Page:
The company also announced it had acquired Kaggle, a popular platform for data scientists that could boost Google’s edge in the crowded field of artificial intelligence.
Despite the announcements, analysts said Google remains a distant third in the market for cloud computing, the increasingly popular practice of using remote internet servers to store, manage and process data.
“The big challenge Google faces is that, for all the names it announced today, it’s still miles behind Amazon and Microsoft in terms of scale,” said analyst Jan Dawson of Jackdaw Research.
“It has a long way to go, and a few more client announcements aren’t going to close the gap”… Read More
But the company is also leveraging a surprising resource to win enterprise customers – people.
It’s surprising because Google’s biggest successes have come from technology that pretty much sells itself, such as search and related advertising services like AdWords and AdSense.
But in those areas, Google succeeded because it was able to adroitly exploit its first mover advantage.
In cloud computing, it trails the clear leader Amazon Web Services (AWS) and second-place Microsoft Azure.
Customers, in general, praised the announcements, but then also shared an overlooked aspect of Google’s enterprise marketing… Read More
The cloud is already playing a key role in education — and that part will only grow in coming years.
On-demand IT has reached a tipping point and organizations of all sizes and sectors are using cloud computing services to run and develop their businesses.
The cloud is disrupting traditional operating models for IT departments and entire organizations.
But where does the cloud go next and what are some of the interesting use cases that will help take cloud to the next level?
Four business and tech leaders discuss what the cloud now means for their businesses.
Okta CIO Mark Settle runs his organization, an identity management specialist, using about 140 cloud-based applications.
“I have no data center to worry about,” he says.
“It makes the budgeting cycle so much easier.”
“You basically look at your list of SaaS subscription fees and project what the future costs will be like”… Read More
Today, cloud computing is eating enterprise data centers, as more and more workloads are born in the cloud, and some are transforming and moving to the cloud. But there’s another trend that will shift workloads and data and processing and business value significantly away from the cloud.
The edge will eat the cloud. And this is perhaps as important as the cloud computing trend ever was.
Several overlapping trends are colliding:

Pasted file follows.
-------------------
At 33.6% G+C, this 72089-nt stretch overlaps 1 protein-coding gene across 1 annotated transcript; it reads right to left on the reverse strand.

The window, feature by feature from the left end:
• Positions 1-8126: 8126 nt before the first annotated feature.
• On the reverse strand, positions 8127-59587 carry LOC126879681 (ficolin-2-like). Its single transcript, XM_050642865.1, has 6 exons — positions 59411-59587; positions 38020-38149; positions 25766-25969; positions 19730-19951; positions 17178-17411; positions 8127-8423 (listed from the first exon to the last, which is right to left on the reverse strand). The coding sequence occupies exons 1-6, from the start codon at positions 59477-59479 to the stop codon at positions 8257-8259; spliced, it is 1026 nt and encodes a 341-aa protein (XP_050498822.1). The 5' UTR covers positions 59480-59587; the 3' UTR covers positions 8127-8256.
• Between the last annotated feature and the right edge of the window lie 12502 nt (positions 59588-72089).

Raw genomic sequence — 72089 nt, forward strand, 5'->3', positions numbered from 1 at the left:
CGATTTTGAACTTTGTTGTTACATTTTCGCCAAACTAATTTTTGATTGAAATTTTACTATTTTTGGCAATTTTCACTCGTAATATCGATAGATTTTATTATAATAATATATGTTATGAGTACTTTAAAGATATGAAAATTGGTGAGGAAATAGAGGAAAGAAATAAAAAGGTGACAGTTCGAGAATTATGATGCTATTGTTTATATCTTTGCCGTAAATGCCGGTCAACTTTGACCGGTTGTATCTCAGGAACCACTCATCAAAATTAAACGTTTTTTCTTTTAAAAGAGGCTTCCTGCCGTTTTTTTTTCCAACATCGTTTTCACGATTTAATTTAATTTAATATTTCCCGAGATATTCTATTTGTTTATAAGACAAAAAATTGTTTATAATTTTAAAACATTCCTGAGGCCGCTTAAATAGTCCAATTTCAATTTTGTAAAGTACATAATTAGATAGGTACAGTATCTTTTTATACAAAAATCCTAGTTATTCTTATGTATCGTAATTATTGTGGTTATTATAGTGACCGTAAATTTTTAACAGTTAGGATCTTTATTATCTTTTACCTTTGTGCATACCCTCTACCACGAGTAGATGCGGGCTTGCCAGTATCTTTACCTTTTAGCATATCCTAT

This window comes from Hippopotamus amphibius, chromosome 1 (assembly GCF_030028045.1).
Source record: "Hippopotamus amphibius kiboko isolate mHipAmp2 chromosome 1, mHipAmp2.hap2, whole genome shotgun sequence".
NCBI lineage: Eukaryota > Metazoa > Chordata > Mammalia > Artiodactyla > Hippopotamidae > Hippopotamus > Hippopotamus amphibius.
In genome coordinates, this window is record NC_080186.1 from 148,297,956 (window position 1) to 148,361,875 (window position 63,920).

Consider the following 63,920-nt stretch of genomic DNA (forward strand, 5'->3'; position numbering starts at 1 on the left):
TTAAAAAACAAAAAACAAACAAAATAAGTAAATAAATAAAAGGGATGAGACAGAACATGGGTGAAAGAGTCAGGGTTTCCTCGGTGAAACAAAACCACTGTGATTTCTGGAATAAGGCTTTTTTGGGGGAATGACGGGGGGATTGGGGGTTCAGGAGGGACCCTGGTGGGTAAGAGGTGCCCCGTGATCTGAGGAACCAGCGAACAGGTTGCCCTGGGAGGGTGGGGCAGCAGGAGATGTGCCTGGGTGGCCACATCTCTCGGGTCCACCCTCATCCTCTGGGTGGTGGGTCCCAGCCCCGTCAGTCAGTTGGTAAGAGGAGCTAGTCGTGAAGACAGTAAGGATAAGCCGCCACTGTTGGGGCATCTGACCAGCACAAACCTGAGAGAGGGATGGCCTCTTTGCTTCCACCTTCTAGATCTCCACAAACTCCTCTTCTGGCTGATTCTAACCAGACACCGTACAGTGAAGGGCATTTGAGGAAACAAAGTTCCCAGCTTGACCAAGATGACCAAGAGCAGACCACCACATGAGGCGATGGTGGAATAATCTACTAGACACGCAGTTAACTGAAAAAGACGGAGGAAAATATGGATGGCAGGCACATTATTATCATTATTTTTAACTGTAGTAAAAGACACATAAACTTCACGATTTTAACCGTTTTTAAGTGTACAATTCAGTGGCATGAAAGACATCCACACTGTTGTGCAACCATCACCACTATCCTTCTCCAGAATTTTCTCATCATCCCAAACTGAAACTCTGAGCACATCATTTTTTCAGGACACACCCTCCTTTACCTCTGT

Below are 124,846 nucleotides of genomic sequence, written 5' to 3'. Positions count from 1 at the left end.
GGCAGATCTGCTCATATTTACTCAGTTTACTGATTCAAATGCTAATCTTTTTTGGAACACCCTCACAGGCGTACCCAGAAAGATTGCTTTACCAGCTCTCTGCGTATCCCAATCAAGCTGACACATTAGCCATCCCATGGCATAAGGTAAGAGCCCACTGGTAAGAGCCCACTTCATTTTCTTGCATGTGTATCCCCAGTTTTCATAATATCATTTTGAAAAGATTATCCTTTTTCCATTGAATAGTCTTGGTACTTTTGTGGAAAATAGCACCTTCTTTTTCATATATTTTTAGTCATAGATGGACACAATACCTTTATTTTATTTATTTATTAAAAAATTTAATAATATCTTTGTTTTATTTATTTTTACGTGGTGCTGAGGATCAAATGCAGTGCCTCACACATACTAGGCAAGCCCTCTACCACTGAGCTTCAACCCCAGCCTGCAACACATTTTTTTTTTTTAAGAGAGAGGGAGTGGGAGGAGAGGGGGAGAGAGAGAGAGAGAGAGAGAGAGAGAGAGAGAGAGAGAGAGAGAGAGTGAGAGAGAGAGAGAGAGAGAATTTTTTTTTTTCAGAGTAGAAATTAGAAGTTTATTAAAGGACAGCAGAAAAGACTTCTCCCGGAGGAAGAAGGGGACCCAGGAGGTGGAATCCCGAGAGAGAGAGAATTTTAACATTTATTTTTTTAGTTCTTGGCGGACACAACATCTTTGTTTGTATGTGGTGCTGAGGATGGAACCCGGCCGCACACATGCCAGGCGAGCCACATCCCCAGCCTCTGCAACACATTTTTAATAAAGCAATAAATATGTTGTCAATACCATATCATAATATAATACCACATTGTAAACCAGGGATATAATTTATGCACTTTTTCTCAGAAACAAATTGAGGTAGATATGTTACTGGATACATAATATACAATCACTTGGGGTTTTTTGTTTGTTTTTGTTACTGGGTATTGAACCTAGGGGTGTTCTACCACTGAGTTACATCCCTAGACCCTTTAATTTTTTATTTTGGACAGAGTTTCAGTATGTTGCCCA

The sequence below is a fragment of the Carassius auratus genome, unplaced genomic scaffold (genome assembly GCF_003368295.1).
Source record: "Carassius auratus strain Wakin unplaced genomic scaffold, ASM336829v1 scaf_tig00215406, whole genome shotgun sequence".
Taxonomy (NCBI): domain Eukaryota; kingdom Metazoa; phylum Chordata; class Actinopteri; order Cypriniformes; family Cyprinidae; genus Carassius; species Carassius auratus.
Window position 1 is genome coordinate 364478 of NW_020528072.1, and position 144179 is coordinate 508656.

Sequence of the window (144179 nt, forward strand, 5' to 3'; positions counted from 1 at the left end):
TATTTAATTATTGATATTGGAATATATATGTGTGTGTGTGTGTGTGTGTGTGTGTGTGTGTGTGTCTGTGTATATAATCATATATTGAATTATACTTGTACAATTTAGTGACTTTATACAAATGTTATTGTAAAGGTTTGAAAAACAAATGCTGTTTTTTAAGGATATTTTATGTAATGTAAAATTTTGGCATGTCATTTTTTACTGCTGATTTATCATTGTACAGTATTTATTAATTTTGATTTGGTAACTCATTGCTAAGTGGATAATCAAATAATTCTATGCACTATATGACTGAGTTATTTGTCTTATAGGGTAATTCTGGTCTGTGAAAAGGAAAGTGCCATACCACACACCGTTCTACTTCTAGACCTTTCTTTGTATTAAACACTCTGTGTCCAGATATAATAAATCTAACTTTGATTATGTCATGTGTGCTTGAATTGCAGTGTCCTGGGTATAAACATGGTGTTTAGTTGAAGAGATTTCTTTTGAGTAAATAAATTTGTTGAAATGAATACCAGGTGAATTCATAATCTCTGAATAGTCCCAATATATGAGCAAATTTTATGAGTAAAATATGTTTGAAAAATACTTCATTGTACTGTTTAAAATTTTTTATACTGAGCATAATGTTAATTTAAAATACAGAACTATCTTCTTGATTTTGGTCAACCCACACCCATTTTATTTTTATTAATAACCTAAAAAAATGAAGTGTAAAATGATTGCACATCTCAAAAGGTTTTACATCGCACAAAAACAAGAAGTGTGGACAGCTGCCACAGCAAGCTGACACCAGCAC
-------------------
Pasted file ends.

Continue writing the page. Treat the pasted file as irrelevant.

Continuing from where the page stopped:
Cloud computing, centralizing IT for massive economies of scale and agile provisioning, volatility and growth,
The Internet of Things (IoT), where things are becoming connected and sending reams of data,
Machine learning, taking all of that data and improving processing and predictions,
Augmented and Mixed Reality (along with Virtual Reality), where people can interact with other people and things both in physical and virtual worlds, and
Digital Business and the Digital World, where connections are pushing us to more and more real-time interactions and decisions… Read More
Delivery of Things World — April 24th and 25th in Berlin, Germany. Over 400 IT executives will discuss what DevOps really means for business. This event brings together all stakeholders to share their experience and expertise.
Security of Things World — June 12th and 13th in Berlin, Germany. A world class event focused on the next information security revolution. Security concerns that preoccupy enterprise customers today and pragmatic solutions to threats.
Autonomous Systems World — June 14th and 15th in Berlin, Germany. An international knowledge exchange among top experts in the field, providing a unique glimpse into the fascinating world of autonomous robots, intelligent machines, and smart technologies.
INTRASECT — June 29th and 30th in Washington, DC. The first conference of its kind to engage key stakeholders in a comprehensive and engaging examination of existing and future regulatory policy governing the usage of commercial autonomous vehicles.
Industry of Things World Asia — July 3rd and 4th in Singapore. An international knowledge exchange platform bringing together more than 300 high-level executives who play an active role in the industrial internet of things (IoT).
Industry of Things World Europe — September 18th and 19th in Berlin, Germany. Join more than 1,000 high-level executives to rethink your technology and business strategy for scalable, secure, and efficient IoT.